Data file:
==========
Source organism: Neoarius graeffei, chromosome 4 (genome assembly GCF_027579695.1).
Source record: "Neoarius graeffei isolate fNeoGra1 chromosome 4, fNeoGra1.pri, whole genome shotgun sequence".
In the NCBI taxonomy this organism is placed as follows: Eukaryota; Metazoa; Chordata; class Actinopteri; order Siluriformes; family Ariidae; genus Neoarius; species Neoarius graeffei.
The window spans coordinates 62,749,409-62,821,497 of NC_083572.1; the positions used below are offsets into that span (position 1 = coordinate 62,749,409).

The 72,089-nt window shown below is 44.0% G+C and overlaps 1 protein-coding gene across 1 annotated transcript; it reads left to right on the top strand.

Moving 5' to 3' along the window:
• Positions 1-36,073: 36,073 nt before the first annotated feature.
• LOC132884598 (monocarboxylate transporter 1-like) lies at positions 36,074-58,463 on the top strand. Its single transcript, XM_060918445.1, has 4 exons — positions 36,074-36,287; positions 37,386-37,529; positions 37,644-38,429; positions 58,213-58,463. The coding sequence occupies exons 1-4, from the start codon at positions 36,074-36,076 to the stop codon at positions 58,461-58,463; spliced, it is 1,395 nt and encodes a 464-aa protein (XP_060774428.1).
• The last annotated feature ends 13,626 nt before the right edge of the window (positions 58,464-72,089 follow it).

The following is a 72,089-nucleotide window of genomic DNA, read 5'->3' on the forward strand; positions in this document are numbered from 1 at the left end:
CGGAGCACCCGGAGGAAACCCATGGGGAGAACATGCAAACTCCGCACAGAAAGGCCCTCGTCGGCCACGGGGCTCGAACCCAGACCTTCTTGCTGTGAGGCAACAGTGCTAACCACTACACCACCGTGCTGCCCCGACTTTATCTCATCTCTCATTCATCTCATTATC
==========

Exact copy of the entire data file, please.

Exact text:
Source organism: Neoarius graeffei, chromosome 4 (genome assembly GCF_027579695.1).
Source record: "Neoarius graeffei isolate fNeoGra1 chromosome 4, fNeoGra1.pri, whole genome shotgun sequence".
In the NCBI taxonomy this organism is placed as follows: Eukaryota; Metazoa; Chordata; class Actinopteri; order Siluriformes; family Ariidae; genus Neoarius; species Neoarius graeffei.
The window spans coordinates 62,749,409-62,821,497 of NC_083572.1; the positions used below are offsets into that span (position 1 = coordinate 62,749,409).

The 72,089-nt window shown below is 44.0% G+C and overlaps 1 protein-coding gene across 1 annotated transcript; it reads left to right on the top strand.

Moving 5' to 3' along the window:
• Positions 1-36,073: 36,073 nt before the first annotated feature.
• LOC132884598 (monocarboxylate transporter 1-like) lies at positions 36,074-58,463 on the top strand. Its single transcript, XM_060918445.1, has 4 exons — positions 36,074-36,287; positions 37,386-37,529; positions 37,644-38,429; positions 58,213-58,463. The coding sequence occupies exons 1-4, from the start codon at positions 36,074-36,076 to the stop codon at positions 58,461-58,463; spliced, it is 1,395 nt and encodes a 464-aa protein (XP_060774428.1).
• The last annotated feature ends 13,626 nt before the right edge of the window (positions 58,464-72,089 follow it).

The following is a 72,089-nucleotide window of genomic DNA, read 5'->3' on the forward strand; positions in this document are numbered from 1 at the left end:
CGGAGCACCCGGAGGAAACCCATGGGGAGAACATGCAAACTCCGCACAGAAAGGCCCTCGTCGGCCACGGGGCTCGAACCCAGACCTTCTTGCTGTGAGGCAACAGTGCTAACCACTACACCACCGTGCTGCCCCGACTTTATCTCATCTCTCATTCATCTCATTATC